She decided to capitalize on pre-existing skill sets that her students were bringing to the course. In addition, there is a significant percentage of students in a 700 student class with learning pathologies that you need to address. There are also students who just don't absorb material in a lecture format. Only 30% of students absorb material in a lecture.
She relied on the arts since everyone spent time in kindergarten had art experience. She also worked with animation, working with students in a multi-modal way to get the material across. Susan is not particularly technically proficient, and doesn't like to give 700 students a minute to lose focus while she “fiddles around with the computer console”.
She wanted a seamless delivery method for her class. Pachyderm has the potential to do this. She then showed us a presentation she's done at several universities, on teaching science to the MTV generation.
The presentation “slides” Susan used in Pachyderm had a navigation bar at the bottom, with 7 slides listed at a time and an arrow presumably pointing to additional slides to be accessed. An image displayed on the left side of the screen, with a vertical line in the middle of the page separating the image from the slide text. There was enough room for a slide “title” at the top, which was bold, and up to four points for the slide. Text (punctuation) was used in lieu of bullets.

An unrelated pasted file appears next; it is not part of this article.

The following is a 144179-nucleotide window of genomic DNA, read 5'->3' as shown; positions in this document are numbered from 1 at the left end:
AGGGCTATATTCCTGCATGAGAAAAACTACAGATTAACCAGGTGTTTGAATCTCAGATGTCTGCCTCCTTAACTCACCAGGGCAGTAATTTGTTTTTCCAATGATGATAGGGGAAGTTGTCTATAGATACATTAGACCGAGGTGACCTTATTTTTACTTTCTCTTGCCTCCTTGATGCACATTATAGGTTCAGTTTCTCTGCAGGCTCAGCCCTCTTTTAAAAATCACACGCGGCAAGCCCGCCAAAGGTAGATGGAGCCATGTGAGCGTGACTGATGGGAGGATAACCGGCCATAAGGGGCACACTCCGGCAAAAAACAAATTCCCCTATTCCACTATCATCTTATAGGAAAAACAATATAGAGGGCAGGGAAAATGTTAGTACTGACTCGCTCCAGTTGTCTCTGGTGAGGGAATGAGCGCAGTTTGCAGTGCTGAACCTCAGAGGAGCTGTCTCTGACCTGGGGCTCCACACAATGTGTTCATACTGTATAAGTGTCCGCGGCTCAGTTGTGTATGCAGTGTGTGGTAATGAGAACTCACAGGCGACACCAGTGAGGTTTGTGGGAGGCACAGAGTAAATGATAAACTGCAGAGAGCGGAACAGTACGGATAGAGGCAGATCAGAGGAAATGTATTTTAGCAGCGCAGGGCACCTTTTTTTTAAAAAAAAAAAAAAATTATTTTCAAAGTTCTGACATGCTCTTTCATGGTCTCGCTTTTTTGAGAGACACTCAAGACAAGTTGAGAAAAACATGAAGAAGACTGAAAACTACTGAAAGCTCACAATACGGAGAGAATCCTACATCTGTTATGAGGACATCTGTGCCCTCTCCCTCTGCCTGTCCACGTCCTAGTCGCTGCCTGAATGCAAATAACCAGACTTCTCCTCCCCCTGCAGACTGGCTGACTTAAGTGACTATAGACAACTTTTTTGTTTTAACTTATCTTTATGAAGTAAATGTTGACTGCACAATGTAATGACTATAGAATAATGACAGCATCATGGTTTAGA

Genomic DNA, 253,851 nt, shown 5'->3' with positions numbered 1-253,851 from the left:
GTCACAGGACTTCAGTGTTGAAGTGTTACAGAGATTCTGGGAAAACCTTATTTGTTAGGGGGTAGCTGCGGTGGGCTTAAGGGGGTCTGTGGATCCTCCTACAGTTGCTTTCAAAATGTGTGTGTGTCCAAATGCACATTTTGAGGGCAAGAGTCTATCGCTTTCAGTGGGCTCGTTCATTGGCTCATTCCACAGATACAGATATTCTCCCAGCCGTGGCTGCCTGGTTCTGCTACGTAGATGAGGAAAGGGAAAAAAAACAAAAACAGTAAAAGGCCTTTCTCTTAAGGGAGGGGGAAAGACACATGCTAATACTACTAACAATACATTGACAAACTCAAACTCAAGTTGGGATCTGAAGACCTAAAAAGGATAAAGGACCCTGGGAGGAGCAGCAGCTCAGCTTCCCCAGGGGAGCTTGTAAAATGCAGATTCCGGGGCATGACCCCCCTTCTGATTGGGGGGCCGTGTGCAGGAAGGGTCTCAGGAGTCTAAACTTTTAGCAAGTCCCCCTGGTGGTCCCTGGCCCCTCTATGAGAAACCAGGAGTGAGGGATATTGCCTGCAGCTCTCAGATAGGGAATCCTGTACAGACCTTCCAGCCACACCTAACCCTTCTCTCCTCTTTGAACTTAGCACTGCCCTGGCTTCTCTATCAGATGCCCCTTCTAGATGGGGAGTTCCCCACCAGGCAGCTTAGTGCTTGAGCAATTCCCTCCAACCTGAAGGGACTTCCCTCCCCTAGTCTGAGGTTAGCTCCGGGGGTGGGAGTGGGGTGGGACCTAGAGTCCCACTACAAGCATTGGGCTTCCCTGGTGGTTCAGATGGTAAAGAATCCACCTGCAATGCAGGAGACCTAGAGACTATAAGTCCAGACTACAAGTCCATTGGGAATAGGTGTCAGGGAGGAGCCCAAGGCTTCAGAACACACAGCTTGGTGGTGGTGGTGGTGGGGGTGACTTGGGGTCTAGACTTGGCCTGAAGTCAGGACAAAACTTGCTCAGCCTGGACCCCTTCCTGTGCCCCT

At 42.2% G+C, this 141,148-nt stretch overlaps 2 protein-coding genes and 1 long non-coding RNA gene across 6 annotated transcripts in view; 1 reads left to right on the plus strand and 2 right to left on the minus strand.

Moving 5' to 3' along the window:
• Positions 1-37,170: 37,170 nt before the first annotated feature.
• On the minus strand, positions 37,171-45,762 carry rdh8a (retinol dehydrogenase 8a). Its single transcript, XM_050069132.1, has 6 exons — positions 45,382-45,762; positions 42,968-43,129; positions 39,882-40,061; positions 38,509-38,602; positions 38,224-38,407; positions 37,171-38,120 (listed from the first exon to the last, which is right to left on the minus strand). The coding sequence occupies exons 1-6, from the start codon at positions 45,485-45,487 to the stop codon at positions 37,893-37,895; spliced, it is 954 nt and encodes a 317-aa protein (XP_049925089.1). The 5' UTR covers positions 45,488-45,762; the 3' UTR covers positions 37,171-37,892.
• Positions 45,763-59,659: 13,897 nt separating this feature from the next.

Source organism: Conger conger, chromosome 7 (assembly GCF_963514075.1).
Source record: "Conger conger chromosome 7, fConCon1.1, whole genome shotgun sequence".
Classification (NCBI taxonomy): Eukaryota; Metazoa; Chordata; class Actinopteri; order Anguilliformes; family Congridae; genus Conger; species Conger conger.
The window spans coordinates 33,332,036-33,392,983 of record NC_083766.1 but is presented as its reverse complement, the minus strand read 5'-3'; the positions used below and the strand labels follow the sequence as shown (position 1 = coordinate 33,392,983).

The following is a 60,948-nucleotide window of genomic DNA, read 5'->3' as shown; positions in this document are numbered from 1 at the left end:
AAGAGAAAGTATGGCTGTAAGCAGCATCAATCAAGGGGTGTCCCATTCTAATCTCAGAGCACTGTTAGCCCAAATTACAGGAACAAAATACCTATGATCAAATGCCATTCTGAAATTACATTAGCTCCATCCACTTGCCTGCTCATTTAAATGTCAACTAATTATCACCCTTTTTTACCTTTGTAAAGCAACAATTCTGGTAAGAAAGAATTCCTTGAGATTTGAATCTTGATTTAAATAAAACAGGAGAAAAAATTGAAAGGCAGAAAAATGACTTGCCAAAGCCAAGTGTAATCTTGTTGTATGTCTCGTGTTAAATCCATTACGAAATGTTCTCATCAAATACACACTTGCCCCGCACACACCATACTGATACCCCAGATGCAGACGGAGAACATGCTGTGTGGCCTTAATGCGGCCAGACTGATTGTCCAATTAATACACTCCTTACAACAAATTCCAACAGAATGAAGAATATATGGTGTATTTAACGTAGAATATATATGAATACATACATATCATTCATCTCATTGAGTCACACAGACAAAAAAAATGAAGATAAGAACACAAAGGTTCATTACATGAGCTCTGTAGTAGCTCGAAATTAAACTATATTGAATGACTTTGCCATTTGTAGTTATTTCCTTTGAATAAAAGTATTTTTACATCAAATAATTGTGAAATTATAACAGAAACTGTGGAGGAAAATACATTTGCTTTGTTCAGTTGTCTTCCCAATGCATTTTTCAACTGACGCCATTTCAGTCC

When Susan got to her Dancing DNA page, the image was replaced by a video on the left. The video was actually an image, and clicking on the “play” button launched a new window containing a QuickTime movie (Dancing DNA). The video contained both a computer-generated animation and a dance piece demonstrating mitosis. They used original music, which was good (kudos to Beverly Botsford). Susan talked through the video explaining what we were seeing as we watched. This was effective.
Susan also showed videos on the Krebs cycle (using a marching band) and photosynthesis (using football players to illustrate the Z-scheme). Susan did seem to have trouble with navigation bar, which made noises as she navigated. There weren't easy queues for her to know which slide had the video on it (other than the buttons beneath the video, which were small).
In the end, what impressed me in the session were the videos. Pachyderm as a presentation tool wasn't as impressive. The navigation bar seemed difficult when moving beyond what was displayed and the slides don't seem to contain more information than a PowerPoint presentation. Images in particular seemed to have too much white space around them – I would have liked to have seen larger images or more text. Like PowerPoint, the presentation can be uploaded into a course management system. There is an ability for people to jump to different points in the presentation in a non-linear way (tools like Breeze Presenter or Captivate offer these features). Loading time for videos is another draw-back, and you can't change the ping sound that happens when you mouse over a navigation button.